Tuesday, December 29, 2015

Looking for Some Good News?

Note:  The CBF Romany Ministry team is not directly connected with the European Roma Rights Centre. We do find good news encouraging. Perhaps you do, too?
Everyone has the right to be free from race discrimination. For Roma in Europe, though, that is more theory than reality. Most Roma in Europe experience discrimination each day. They are denied access to a decent education, refused the right to travel abroad, and many cannot even get equal access to drinking water.  Here are twelve ways we worked with Roma this year to make Europe a better place for all of us:
  1. For the first time in Europe an official Roma-only settlement was ruled discriminatory. This Italian court judgment reaffirms the long-held positions of many rights organisations that placing Roma in Roma-only camps, shelters or any other segregated housing fosters social exclusion and is contrary to the European Union laws.
  2. We helped a Roma community living in Uzhgorodo, Ukraine to legalise their homes.
  3. Sadly sometimes even EU funds are used for the segregation of Roma. Following our complaint to the European Commission, the regional authorities in Naples, Italy, stopped plans for a segregated housing project.
  4. Several Romanian Roma were detained and removed from Denmark. With the ERRC’s help, they have already established that their expulsion was unlawful. This year, we helped them reverse a decision refusing them legal aid to continue their case.
  5. Roma are often denied personal documents just for being Roma. 2015 was another successful year of our paralegal project in Ukraine, which has, in three years, secured 16 birth certificates, 24 internal passports and 3 external passports for Roma who were living without documents.
  6. We have to make sure that National Action Plans for Roma inclusion are really benefiting Roma. With our help, Roma civil society organisations in Ukraine are now actively engaged in advocacy with relevant authorities to improve and implement that country’s plan.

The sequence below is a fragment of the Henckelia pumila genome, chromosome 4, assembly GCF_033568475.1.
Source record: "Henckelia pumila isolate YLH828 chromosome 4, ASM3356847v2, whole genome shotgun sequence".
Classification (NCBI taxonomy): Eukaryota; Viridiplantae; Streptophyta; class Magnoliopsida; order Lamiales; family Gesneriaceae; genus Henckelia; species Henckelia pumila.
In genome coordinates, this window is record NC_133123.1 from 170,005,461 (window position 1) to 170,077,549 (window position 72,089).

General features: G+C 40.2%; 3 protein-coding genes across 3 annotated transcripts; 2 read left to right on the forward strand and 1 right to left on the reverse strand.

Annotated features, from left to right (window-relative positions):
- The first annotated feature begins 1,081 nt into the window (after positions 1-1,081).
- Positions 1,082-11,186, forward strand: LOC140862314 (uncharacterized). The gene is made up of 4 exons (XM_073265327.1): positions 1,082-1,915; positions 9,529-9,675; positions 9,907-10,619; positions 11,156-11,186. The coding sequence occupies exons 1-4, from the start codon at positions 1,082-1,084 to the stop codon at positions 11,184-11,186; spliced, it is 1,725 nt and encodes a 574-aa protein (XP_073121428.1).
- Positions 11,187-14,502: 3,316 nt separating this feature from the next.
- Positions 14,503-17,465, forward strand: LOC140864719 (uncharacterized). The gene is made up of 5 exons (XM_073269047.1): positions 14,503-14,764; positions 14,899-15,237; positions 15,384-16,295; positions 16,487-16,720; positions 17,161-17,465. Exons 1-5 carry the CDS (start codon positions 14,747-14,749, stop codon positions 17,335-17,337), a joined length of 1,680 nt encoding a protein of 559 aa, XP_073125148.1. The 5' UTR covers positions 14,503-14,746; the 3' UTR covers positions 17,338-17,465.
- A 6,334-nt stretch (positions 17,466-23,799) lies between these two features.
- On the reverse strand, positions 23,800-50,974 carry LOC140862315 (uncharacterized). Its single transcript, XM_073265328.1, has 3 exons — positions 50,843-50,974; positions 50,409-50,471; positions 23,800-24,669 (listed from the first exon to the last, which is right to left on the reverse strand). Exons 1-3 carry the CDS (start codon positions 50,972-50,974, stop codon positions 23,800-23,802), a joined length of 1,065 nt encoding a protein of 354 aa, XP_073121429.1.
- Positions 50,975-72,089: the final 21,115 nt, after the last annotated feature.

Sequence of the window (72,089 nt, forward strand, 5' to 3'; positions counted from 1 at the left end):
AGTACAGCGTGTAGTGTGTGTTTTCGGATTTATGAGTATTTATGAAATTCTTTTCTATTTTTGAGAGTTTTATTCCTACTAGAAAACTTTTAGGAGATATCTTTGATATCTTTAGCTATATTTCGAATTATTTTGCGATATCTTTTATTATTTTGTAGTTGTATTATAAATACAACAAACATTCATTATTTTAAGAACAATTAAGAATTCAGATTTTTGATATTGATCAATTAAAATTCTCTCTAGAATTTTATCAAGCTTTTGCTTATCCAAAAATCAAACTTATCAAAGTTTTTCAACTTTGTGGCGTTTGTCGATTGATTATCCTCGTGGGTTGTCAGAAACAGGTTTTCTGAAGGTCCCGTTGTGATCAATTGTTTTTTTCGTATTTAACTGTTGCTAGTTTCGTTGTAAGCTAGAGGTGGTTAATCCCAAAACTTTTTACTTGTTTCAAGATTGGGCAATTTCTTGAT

7. When highlighting issues cornering Roma rights, the European Commission picked up our recommendations in its report on Albania, Turkey, Macedonia, and Serbia.
  8. The European Court of Human Rights condemned Hungary for discrimination resulting from the failure to investigate a racist attack against a Romani man. The applicant was the victim of a racist attack by a man who claimed to be a police officer and called him a “dirty gypsy”. We intervened in the case as a third party.
  9. Perpetrators of an anti-Roma pogrom were found guilty of hate crimes in Italy. We were a civil party in the criminal case.
  10. The Macedonian authorities racially profile their citizens who are trying to leave the country and stop Roma from leaving. According to a court judgment delivered this year, the Interior Ministry has to pay compensation to a Romani couple who were not allowed to cross the border to visit their family. The European Commission also mentioned racial profiling at the border in its 2015 progress report on Macedonia. The ERRC worked with a local NGO to help the plaintiffs.
  11. Based on complaints we filed with local NGOs, the Ombudsman condemned segregation in two schools in Albania; the Equality Commissioner also found discrimination in one of the cases (and is still considering the second).
  12. The Ombudsman in the Czech Republic found discrimination following our complaint about discrimination resulting from a refusal to enrol a Roma child in primary school.
“The ERRC is pursuing 158 legal cases in 17 countries. Institutions, ministries and schools must know that they can’t get away with discrimination.” - says Adam Weiss Legal Director of ERRC - “We are getting better every year at uncovering the ways they discriminate. In 2016 and beyond, we will be in court with new cases and securing new legal victories for the Roma rights movement.

Note:  This article has been slightly condensed from the original.

Monday, December 21, 2015

Signs of the Season

December 21, the first day of winter in the Northern Hemisphere. Here in central Iowa it is as dark and gloomy as the photograph on the left. Can you even tell what it is supposed to be? It's an image of Christmas. That's also why I've linked it with this blue sign. I happen to be in a hospital right now, waiting for test results on my 90+ year-old mother. It will not be our first Christmas season spent in part or in whole in a hospital. Perhaps you're familiar with that, too?
If so, this post is for you, and for everyone who is not having such a holly jolly Christmas. I know a lot of you--you are missing a loved one who was with you last year and left a hole in your heart this year.  You are half-way through chemo and facing an uncertain future. Your home was bombed, and your country is in chaos. None of this has happened to you, but you've been depressed so long you've forgotten what it even feels like to be happy.
Whatever the reason, you aren't alone. Even in the midst of the frenetic tinseled hype of an American holiday season, a couple of local churches paused to hold an observance for those among us facing a blue Christmas.They were inspired by the baby in this little beam of light. You know, the one who grew up to be a man of sorrows, well acquainted with grief.

 Surely he has borne our griefs and carried our sorrows. 

(Scripture references from Isaiah 53:3 and 53:4)